In George Orwell's analytically essay, Shooting an Elephant, Orwell reflects on the five years he spent working as a police officer for the Indian Imperial Police in Burma, India. While writing about a serious issue in his essay, George takes a less formal approach to this particular piece of writing; reflecting on past events in a form of a personal memoir. It is within his memoir, Orwell explores the cruelty of the human race and the actions people, including himself, take to prevent further ridicule and abuse. George Orwell utilizes an extreme humanist perspective against imperialism, using his own traumatizing experiences in India to support his claim regarding the 'natural' cruelty humans seem to inherit when feeling oppressed.
Orwell is able to effectively express his argument of the subliminal, but drastic impact that imperialism can have on a suppressed nation. Orwell achieves this by giving his readers many examples of the inhumane treatment he endured while in India. As an Imperial officer working for the British Imperial Empire, Orwell is deeply resented by all of the Burmese people in Lower Burma that are under his rule and protection. However, George states in his essay that instead of protecting the people of Burma he spent a vast majority of his time struggling not to be ridiculed or abused by the locals. George Orwell openly expresses his own frustration to his situation in his memoir; his obvious dislike "for the empire [he] served" (Orwell 282) and its imperialism oppression and his blatant "rage against evil-spirited little beasts" (282) who reciprocated his hatred because of his employment as a British officer in their home. However, it is because of Orwell's inability to choose between his British identity and feelings towards imperialism that puts him in the uncomfortable circumstance that he experiences whilst serving in India.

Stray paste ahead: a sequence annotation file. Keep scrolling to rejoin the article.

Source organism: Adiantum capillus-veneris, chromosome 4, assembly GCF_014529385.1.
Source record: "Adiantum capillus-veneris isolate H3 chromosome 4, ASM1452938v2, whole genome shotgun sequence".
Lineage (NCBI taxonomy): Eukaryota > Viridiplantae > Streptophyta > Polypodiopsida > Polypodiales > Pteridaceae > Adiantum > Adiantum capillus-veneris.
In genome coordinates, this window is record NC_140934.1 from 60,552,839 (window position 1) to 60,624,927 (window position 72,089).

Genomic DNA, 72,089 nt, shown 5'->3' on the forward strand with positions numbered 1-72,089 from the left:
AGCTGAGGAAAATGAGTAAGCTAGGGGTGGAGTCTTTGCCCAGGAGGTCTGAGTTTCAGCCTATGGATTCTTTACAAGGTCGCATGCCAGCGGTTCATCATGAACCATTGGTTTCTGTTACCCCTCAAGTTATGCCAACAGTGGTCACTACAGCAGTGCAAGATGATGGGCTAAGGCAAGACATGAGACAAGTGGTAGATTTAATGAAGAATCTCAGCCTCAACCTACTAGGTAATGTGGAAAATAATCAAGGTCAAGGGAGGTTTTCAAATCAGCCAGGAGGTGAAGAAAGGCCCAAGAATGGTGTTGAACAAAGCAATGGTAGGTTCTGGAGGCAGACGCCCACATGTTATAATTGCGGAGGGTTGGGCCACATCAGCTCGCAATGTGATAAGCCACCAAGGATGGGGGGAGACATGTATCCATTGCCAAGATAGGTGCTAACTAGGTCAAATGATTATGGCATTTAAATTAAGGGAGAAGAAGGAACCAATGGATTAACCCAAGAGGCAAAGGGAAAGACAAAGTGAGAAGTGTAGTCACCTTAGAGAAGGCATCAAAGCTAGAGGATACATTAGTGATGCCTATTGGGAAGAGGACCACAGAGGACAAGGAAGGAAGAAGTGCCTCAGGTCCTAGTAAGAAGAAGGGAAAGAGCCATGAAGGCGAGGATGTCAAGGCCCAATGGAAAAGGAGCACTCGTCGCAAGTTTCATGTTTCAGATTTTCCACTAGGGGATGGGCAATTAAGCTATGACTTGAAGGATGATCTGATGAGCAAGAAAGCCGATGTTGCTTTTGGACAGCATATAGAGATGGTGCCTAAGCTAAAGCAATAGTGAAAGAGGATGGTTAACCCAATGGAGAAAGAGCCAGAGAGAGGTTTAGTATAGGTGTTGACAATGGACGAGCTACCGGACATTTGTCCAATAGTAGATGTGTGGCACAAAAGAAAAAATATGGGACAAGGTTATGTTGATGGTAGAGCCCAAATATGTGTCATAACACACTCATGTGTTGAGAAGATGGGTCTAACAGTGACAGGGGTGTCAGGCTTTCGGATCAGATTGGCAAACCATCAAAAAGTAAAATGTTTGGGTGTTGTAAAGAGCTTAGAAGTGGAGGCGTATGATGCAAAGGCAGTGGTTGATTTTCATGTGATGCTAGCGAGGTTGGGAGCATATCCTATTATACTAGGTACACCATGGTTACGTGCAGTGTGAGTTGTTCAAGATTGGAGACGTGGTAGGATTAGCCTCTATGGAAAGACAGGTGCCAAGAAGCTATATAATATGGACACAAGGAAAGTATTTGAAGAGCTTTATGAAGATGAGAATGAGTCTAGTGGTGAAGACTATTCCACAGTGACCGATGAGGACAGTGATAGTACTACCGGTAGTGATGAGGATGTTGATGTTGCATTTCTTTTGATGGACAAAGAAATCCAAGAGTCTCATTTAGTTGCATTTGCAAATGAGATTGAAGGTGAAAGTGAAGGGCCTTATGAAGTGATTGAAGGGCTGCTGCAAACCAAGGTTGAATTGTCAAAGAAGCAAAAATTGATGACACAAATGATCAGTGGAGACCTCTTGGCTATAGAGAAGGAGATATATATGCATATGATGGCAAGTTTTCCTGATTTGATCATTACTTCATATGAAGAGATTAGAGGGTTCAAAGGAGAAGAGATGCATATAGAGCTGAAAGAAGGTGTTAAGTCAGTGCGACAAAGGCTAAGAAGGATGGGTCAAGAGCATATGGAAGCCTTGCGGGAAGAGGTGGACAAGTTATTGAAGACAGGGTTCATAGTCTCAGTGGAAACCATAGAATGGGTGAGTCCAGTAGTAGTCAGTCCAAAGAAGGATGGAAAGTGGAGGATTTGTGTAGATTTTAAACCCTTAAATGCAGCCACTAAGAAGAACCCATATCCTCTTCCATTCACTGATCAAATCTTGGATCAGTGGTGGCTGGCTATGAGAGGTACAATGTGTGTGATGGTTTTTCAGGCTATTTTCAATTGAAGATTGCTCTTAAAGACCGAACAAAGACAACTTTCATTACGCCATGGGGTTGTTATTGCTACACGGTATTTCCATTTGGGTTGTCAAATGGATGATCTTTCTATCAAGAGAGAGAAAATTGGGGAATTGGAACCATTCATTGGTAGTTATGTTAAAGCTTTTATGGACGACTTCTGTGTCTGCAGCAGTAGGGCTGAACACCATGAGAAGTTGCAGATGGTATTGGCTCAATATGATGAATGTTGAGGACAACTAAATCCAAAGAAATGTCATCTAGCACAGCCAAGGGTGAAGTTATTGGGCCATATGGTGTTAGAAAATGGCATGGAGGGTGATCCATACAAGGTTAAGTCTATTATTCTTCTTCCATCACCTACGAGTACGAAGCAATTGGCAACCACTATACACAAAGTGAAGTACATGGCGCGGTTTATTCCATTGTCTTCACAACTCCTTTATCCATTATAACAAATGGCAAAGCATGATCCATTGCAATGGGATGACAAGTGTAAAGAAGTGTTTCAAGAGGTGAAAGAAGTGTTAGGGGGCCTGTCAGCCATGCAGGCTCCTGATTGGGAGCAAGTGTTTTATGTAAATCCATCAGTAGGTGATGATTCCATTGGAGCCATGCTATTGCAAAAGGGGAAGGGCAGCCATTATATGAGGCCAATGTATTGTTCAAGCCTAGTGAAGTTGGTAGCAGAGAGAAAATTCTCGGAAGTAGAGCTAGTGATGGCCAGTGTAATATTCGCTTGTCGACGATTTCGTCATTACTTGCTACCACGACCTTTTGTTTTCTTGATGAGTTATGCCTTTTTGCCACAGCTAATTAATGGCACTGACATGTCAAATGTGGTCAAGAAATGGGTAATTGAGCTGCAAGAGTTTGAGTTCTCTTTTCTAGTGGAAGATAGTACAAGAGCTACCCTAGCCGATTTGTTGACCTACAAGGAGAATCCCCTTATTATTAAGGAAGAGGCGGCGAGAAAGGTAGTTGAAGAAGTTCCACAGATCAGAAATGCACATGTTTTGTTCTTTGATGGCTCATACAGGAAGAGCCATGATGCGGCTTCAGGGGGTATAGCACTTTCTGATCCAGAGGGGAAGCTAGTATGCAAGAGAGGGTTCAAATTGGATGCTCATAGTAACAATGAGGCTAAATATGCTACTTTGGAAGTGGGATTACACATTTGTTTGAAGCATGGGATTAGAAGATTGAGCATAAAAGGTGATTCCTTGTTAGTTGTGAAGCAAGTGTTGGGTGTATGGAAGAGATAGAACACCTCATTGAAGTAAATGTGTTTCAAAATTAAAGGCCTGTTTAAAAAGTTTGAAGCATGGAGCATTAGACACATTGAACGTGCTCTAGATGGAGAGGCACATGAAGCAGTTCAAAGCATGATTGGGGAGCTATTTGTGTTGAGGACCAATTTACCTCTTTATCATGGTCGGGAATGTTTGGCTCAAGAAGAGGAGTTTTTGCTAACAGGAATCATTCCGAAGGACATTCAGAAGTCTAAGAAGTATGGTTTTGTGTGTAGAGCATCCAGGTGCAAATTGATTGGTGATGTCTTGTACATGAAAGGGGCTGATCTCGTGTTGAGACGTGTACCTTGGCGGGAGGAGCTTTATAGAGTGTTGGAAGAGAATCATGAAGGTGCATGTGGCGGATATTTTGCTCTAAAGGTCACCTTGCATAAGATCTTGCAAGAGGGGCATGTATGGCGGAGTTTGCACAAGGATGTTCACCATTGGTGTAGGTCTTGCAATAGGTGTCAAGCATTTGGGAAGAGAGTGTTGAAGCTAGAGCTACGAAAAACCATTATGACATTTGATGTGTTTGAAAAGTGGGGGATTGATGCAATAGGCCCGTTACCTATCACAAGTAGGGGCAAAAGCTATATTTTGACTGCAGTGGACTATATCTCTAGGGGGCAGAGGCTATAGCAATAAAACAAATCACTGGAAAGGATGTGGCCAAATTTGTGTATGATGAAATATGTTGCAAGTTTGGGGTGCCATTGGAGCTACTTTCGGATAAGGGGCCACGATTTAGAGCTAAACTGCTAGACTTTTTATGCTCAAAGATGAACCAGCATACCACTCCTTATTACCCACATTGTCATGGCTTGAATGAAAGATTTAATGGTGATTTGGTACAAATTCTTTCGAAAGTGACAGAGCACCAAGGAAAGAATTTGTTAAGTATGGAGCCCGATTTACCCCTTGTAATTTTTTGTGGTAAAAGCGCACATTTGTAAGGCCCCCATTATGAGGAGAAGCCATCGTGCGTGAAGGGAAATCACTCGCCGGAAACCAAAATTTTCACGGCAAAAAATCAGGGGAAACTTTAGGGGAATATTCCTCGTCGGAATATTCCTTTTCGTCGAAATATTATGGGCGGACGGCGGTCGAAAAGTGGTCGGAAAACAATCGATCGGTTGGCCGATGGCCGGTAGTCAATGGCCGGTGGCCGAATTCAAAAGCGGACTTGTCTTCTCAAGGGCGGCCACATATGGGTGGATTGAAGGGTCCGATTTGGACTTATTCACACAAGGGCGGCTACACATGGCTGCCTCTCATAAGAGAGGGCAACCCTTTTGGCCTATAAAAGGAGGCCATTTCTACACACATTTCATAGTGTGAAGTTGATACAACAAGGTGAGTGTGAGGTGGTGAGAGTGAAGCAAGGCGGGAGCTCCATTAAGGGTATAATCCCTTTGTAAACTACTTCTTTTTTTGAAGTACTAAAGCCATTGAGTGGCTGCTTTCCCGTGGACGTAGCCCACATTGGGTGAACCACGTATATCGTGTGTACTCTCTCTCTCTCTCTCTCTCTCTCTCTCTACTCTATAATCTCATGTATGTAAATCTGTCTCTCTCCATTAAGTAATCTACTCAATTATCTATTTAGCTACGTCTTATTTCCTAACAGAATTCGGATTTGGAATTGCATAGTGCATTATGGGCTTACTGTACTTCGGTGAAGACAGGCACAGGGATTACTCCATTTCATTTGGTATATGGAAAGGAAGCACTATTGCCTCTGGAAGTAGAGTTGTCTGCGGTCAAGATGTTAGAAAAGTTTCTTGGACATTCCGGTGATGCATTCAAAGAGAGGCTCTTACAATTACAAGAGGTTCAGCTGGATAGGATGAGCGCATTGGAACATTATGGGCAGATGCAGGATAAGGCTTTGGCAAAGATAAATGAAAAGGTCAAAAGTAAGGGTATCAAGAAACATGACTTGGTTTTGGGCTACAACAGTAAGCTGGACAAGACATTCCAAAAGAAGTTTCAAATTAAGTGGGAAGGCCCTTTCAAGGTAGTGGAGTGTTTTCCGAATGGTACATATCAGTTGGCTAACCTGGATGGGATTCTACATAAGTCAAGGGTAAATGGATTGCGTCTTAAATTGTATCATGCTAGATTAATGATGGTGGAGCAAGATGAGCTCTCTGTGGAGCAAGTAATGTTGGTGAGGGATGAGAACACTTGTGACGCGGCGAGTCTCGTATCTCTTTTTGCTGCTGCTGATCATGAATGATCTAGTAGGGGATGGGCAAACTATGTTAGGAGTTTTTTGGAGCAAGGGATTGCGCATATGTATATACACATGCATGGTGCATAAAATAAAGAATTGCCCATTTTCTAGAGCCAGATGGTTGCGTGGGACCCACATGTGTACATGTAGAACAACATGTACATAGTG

It is only with his encounter with the elephant running rampant in the town that finally gives him a "better glimpse of the real nature of imperialism". Orwell's story regarding how he shot an "elephant [that] looked no more dangerous than a cow" is what ultimately opens his eyes to how imperialism truly operates. Despite knowing that killing the elephant was both morally wrong and generally discouraged in Indian society, Orwell stills kills the beast. Years later, Orwell truly believes that it was due to the intense pressure brought on by the crowds behind him that finally prompted him to kill the elephant. The lack of respect and the intense fear of appearing cowardly to the locals was what motivated Orwell to ultimately pull the trigger. In a desperate attempt to reassertion control over his situation with the locals in India, George Orwell finds himself playing a role — unwittingly — for imperialism.
Figuratively, Orwell's uses his unjustified, barbaric act of killing of the elephant to express something significantly deeper in his memoir. The elephant essentially becomes a metaphor for...